The southern Indian state of Kerala is facing its worst floods in 100 years, which have claimed at least 370 lives and displaced over 800,000 people.
The estimated damage in the state has crossed Rs19,000 crore ($2.72 billion). And as the state continues to battle with the situation, aid is coming in from all quarters.
From young Indian businesses devising innovative ways to help the affected, to legacy companies and state governments making donations, everyone seems to be going all out to help the flood victims of Kerala.
Tech and relief
India’s new-age technology companies have stepped in to mobilise financial and logistical support for the state.
For instance, India’s largest homegrown e-tailer, Flipkart, and grocery delivery app BigBasket have tied up with non-profit organisations such as Goonj and Oxfam India to let shoppers buy and donate relief goods. Shoppers can spend on small items like soaps and mosquito repellents, or even big-ticket ones like water purifiers. The companies are delivering these orders to the relief organisations free of cost.
Amazon India, the Indian subsidiary of America’s largest online retailer, is also offering the facility to its shoppers. “Our last-mile logistics team in the affected districts is helping out NGO partners,” an Amazon India spokesperson said.
In addition, mobile wallet firm Paytm has introduced an option for users to directly transfer money to the Kerala Chief Minister’s Distress Relief Fund. The Noida-based company has said it will match the amount that users donate with an equal contribution from its side.
On Aug. 18, Paytm said donations from its platform had crossed Rs10 crore ($1.4 million).
Meanwhile, food-delivery platform Zomato has tied up with Akshay Patra, which runs the school lunch programme across India, to let users donate set meals for people at the relief camps.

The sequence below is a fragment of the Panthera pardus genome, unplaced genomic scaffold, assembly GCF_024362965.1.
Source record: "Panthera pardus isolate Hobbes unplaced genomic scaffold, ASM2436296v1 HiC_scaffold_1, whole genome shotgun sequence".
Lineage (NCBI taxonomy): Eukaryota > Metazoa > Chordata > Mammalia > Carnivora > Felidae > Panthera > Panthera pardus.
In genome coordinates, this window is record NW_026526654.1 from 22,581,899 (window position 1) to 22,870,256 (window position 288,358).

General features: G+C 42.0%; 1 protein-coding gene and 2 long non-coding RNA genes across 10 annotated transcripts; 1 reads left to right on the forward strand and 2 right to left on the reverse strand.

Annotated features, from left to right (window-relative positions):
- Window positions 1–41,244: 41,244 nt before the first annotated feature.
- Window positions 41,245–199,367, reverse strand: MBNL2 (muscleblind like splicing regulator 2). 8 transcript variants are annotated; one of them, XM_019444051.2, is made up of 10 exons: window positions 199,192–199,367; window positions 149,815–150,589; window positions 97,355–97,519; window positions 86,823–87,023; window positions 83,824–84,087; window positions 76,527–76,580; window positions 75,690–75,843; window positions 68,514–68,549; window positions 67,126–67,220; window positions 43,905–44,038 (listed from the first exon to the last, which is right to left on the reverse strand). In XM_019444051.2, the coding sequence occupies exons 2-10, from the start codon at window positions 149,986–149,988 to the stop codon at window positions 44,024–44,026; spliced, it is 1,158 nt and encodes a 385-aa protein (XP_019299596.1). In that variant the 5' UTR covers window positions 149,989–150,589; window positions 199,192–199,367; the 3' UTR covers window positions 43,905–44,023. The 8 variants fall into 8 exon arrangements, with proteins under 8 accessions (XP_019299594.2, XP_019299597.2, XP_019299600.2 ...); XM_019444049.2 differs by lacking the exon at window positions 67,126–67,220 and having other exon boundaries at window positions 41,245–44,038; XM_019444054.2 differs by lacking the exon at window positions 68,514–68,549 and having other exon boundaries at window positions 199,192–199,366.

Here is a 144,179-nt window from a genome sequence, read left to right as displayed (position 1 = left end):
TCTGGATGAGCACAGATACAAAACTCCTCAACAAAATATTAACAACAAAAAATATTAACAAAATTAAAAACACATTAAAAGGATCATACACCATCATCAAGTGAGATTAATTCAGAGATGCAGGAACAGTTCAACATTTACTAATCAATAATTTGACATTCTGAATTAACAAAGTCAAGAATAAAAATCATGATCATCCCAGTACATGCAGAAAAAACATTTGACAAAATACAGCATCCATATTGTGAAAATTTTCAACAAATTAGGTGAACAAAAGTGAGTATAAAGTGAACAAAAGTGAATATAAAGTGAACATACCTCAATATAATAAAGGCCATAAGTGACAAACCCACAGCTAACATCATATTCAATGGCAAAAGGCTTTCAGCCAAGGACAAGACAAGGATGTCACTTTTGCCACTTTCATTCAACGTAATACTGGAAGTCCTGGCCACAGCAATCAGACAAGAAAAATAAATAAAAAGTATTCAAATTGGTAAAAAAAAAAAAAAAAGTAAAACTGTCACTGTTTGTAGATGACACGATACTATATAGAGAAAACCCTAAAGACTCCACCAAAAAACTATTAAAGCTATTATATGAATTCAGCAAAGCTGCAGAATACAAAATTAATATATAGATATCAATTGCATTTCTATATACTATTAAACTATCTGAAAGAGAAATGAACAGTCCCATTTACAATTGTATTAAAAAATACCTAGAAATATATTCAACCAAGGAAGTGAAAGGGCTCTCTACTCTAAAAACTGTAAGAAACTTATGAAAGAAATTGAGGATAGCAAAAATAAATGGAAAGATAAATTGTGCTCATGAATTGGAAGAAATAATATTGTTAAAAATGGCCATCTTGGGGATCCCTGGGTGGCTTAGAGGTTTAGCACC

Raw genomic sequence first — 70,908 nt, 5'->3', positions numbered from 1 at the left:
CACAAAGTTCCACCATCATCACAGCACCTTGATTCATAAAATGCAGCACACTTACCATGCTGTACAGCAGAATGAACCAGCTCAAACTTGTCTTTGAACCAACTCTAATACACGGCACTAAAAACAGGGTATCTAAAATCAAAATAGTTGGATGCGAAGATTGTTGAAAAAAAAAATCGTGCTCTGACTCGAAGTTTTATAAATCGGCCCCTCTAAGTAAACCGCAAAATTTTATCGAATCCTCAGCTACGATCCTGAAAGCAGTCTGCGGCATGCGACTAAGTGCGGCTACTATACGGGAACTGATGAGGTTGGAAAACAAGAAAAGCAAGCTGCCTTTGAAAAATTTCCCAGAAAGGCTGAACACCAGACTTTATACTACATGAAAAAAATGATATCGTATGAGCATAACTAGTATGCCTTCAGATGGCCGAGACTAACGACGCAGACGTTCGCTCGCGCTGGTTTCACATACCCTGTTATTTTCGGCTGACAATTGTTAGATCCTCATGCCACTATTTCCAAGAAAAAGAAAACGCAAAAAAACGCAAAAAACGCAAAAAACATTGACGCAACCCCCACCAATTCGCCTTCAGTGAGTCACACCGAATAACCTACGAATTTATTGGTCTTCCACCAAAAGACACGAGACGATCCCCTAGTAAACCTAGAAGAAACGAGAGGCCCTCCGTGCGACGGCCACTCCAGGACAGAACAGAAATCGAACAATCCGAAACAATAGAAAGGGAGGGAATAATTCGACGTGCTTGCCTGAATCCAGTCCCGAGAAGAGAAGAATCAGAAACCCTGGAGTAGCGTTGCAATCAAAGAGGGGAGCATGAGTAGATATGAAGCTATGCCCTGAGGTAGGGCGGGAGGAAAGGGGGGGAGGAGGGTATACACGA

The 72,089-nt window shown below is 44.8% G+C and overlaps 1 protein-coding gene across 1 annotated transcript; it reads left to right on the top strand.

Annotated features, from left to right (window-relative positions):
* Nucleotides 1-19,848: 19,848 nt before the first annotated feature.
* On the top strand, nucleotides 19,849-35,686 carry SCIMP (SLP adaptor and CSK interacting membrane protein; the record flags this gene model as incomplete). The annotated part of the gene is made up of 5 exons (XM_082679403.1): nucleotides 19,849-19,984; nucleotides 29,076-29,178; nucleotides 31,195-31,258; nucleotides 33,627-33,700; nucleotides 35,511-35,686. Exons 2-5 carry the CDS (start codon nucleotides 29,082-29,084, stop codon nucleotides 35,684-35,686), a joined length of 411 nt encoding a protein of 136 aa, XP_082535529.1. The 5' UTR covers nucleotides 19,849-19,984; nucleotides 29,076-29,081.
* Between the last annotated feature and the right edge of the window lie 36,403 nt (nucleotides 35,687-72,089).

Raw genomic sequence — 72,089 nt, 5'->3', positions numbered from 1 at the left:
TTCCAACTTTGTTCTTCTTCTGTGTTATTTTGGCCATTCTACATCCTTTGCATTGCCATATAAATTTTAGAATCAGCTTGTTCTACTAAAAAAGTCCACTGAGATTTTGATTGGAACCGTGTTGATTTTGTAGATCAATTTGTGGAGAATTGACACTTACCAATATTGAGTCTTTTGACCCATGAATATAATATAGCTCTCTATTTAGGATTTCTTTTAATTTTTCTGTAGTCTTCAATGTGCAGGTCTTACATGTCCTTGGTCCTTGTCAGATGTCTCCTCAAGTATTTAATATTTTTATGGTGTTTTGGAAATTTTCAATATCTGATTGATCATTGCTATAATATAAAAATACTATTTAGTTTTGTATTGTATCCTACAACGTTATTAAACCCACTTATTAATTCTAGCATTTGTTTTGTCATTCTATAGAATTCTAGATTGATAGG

Besides getting access to supplies, the web is also helping Keralites in other ways.
Internet and social media
Search giant Google has activated its Person Finder tool that lets people upload information about their location and needs to add to a searchable database.
In addition, for Android users, Google has launched a feature called Plus Code, which lets people generate a six or seven-character code for their whereabouts that can be shared over voice call or SMS with rescue workers.
Social media platform Facebook has turned on its Crisis Response feature, which allows people to search for and offer assistance such as medical supplies in the flood-hit areas. Users can also mark themselves safe to their contacts with the Safety Check option on the platform.
Corporates, too, have stepped in.
Motor vehicle companies TVS and Hyundai India have donated Rs1 crore ($143,000) each to the relief fund.
Telecom operators have relaxed their voice calling and data limits. Reliance Jio has announced free internet and voice calls for a week, while Airtel, Vodafone, Idea, and BSNL are also offering free internet and limited free calling services.
Airlines are flying additional flights to and from Kerala as travel becomes more viable once the flood waters recede. Indian Railways is transporting relief supplies without charge.
The union government initially gave the state Rs100 crore as an immediate relief after the state requested Rs1,220 crore. On Aug. 18, prime minister Narendra Modi released an additional Rs500 crore ($71.6 million) after visiting flood-hit regions to assess the situation.
Several Indian states and union territories have also pitched in.
|State||Donation (Rs crore)|
|Jammu and Kashmir||2|
West Asian countries, which employ up to 10% of Kerala’s population, have sent help.
The UAE reportedly formed an emergency committee for aid to Kerala. Sultan bin Muhammad Al-Qasimi, ruler of Sharjah city of the UAE, has donated Rs4 crore. Qatar announced $5 million (Rs35 crore) and Oman dispatched a flight with relief goods.
Indian business persons in the UAE announced a donation of Rs12.5 crore ($1.8 million) for relief efforts. Kerala has strong roots in the Gulf and remittances from the region are a key income source for the state.